"When hex head weights and iron kettlebells are dropped, they will cut through virtually anything over time," says Chase. "Once the surface starts getting cut, it starts to become a tripping hazard, especially if the weights are dropped in the same area repeatedly."
Former Purdue football offensive coordinator Gary Nord sued the university last year for negligence after tripping on the flooring in the Mackay Arena weight room in 2012 and sustaining a severe back injury. And most recently, the Grambling State football team walked out on its school last summer, due in part to its unsafe weight room that featured large interlocking rubber tiles that had turned light gray, were curling at the edges or had corners missing.
There are some obvious signs that a weight room floor needs to replaced, starting with visible holes. "You can look and see that the flooring has either worn through to the subfloor or has at least taken so many impacts in the same area that the flooring is starting to crumble in that area," says Chase. "Another visible sign in the case of tiles and rolls, if the seams are starting to curl or shrink to such a degree that they are becoming a tripping point."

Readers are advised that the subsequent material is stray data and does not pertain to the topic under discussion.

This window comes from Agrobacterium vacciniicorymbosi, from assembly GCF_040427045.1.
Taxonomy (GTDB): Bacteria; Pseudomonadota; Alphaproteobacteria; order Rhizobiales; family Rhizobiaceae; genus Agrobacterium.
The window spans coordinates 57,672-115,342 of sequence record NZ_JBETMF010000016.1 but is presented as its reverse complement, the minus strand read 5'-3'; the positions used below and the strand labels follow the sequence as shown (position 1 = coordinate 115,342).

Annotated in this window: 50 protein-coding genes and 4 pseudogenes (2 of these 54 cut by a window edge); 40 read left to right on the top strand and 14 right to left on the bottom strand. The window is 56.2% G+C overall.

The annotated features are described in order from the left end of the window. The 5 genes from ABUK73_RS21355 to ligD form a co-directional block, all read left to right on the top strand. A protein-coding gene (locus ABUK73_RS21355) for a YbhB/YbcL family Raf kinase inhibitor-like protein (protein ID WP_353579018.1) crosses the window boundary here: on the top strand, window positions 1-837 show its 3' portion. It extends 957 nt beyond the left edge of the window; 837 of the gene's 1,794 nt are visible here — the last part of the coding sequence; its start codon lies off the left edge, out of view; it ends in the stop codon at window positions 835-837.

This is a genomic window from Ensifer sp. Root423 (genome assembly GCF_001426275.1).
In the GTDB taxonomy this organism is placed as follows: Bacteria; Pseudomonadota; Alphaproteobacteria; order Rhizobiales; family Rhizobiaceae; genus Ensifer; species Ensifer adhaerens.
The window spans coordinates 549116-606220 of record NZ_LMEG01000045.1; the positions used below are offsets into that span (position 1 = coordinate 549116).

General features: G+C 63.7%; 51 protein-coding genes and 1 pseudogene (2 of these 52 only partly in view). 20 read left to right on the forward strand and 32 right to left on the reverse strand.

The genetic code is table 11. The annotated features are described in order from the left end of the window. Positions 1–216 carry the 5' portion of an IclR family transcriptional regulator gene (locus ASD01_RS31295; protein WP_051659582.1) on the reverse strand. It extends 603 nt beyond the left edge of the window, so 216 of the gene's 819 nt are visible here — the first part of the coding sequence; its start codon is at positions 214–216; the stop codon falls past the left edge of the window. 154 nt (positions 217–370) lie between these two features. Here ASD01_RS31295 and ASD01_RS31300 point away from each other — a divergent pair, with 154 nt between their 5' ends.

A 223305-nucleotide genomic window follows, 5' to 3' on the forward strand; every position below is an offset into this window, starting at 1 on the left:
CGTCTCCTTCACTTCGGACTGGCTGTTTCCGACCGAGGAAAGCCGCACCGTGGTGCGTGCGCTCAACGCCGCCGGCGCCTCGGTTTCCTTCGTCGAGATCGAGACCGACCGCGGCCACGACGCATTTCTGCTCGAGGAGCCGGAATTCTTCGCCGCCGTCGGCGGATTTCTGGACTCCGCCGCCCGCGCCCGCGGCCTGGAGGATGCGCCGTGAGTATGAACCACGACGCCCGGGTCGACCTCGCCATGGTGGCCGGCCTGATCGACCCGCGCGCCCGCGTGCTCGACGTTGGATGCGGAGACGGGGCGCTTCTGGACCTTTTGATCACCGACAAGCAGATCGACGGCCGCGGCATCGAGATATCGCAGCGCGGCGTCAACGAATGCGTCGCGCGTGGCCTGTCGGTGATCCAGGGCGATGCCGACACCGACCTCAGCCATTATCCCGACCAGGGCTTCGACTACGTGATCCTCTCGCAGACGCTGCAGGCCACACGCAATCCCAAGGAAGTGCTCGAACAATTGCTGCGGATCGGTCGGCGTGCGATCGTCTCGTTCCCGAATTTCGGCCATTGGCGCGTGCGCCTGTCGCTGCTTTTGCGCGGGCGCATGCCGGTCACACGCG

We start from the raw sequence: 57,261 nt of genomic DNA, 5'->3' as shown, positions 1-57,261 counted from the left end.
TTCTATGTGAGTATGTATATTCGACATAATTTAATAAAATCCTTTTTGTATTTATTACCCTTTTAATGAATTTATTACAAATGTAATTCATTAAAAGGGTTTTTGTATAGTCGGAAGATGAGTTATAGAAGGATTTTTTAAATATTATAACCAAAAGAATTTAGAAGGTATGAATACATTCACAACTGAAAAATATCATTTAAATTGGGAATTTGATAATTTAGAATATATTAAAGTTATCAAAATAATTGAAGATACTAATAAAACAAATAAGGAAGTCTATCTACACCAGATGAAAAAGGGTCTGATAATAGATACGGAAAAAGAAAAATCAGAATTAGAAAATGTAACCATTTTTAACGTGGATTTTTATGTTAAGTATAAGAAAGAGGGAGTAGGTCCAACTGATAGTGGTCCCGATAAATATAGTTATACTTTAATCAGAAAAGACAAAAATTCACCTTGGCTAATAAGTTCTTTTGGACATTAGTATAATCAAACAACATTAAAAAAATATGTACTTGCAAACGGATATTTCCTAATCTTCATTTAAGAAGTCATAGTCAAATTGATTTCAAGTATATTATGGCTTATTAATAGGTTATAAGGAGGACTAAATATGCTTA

A less obvious sign is resiliency. "Floors with a black background can have wear paths in them that can't be easily determined, but they can soon be worn through or permanently torn with a dropped weight," Chase continues.
"When you're throwing heavy weights or heavy dumbbells on the floor, the floor doesn't have the memory in it to come back — so when it bends, it's not coming back," says Brett Waits, president of performance flooring manufacturer PLAE. "Weight room flooring must be designed for extreme use and high traffic, and must be durable long-term while maintaining its appearance."
Weight room flooring may also need replacing if moisture gets into substrate slabs, causing the flooring to start to bubble, which in turn creates a safety or tripping hazard. And then there are simply parts of a floor that need to be replaced due to training. Explains Waits, "These weight rooms will have certain neighborhoods where they are doing more dynamic training, such as plyometrics. From a replacement standpoint, they may know if they have moisture or bubbles, if it's thinning or cutting, but what they might not know is when to update their floor off of this type of exercise."